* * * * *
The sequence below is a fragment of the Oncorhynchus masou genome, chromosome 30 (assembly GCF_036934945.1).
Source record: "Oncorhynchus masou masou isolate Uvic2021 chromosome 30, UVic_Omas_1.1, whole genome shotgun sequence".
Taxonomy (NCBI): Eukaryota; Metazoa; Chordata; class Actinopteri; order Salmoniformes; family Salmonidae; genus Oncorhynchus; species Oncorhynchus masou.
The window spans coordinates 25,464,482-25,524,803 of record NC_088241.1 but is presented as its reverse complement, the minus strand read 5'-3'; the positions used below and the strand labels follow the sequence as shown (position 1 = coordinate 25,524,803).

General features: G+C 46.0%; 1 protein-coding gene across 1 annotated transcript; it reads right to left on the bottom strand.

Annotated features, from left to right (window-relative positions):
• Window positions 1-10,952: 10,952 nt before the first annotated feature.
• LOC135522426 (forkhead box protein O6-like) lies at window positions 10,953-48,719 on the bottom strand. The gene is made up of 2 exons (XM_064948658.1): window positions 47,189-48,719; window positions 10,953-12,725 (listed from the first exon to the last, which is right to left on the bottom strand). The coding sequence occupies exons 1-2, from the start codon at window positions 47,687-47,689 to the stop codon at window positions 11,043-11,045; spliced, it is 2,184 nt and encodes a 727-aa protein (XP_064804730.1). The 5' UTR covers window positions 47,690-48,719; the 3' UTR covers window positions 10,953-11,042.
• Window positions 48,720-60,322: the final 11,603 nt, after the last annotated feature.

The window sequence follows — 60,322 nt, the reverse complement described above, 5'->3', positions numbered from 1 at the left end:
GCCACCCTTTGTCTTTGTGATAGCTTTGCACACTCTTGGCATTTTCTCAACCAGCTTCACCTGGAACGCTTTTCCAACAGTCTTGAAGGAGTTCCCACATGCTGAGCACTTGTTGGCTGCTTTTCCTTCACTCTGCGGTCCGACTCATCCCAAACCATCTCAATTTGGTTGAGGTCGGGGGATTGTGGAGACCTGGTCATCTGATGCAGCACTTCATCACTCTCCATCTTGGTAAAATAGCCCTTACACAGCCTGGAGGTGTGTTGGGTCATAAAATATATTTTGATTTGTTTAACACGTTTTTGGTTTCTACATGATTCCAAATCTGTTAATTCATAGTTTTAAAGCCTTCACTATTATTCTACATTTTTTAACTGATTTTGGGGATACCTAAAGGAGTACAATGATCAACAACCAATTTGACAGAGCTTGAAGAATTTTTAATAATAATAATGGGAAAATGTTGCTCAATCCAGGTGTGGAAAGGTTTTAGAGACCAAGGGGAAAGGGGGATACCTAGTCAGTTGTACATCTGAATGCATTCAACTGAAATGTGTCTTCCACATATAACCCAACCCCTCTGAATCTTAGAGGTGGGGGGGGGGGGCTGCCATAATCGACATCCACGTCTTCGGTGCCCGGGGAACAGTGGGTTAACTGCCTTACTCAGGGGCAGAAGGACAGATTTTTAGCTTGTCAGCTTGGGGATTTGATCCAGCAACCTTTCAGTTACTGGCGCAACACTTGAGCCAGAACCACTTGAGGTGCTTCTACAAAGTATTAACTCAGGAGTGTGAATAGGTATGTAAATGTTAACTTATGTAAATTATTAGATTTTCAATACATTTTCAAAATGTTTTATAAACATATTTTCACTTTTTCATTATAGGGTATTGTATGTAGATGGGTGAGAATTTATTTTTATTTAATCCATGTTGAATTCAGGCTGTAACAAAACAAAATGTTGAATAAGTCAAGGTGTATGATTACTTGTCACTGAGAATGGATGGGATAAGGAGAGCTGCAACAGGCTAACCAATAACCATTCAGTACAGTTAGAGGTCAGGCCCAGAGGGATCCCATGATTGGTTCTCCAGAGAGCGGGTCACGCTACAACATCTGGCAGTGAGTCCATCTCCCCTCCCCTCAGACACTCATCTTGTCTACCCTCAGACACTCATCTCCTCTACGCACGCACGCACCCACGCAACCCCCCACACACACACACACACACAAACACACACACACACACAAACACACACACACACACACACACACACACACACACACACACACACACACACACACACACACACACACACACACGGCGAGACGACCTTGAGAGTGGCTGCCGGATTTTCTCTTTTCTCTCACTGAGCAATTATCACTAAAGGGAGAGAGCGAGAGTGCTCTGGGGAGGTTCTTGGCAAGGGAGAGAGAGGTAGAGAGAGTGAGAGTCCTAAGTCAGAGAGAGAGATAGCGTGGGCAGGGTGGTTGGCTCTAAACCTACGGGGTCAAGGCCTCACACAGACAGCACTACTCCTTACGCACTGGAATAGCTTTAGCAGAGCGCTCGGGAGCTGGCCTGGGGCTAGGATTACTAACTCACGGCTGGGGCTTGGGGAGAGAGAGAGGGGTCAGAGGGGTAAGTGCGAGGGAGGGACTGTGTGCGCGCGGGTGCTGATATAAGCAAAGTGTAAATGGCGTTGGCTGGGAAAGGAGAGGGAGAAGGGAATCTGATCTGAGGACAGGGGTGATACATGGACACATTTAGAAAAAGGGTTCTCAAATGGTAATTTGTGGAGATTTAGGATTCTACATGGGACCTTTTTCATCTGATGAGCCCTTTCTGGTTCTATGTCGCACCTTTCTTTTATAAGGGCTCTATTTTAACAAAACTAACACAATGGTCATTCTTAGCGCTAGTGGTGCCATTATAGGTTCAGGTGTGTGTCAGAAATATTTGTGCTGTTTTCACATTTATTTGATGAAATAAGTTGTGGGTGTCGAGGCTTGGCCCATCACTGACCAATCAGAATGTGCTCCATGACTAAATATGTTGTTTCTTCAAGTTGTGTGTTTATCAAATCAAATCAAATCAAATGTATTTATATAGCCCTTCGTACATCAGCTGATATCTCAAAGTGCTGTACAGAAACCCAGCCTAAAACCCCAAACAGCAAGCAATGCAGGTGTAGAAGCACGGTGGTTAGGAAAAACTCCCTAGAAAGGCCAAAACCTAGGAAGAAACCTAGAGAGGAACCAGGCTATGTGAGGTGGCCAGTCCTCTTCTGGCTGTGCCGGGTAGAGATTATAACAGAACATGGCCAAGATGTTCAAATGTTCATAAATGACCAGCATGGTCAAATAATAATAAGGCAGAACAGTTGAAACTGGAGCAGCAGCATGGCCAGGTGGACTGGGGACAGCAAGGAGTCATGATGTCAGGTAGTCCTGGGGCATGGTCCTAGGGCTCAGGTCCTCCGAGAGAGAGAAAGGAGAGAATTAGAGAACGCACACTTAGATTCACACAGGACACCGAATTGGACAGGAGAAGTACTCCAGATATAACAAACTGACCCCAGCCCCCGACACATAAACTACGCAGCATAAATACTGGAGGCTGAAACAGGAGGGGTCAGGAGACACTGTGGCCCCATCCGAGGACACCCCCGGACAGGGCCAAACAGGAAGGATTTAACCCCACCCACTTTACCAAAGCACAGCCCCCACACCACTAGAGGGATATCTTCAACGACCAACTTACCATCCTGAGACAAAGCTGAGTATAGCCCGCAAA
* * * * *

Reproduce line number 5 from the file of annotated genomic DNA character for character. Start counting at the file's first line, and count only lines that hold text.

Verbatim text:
General features: G+C 46.0%; 1 protein-coding gene across 1 annotated transcript; it reads right to left on the bottom strand.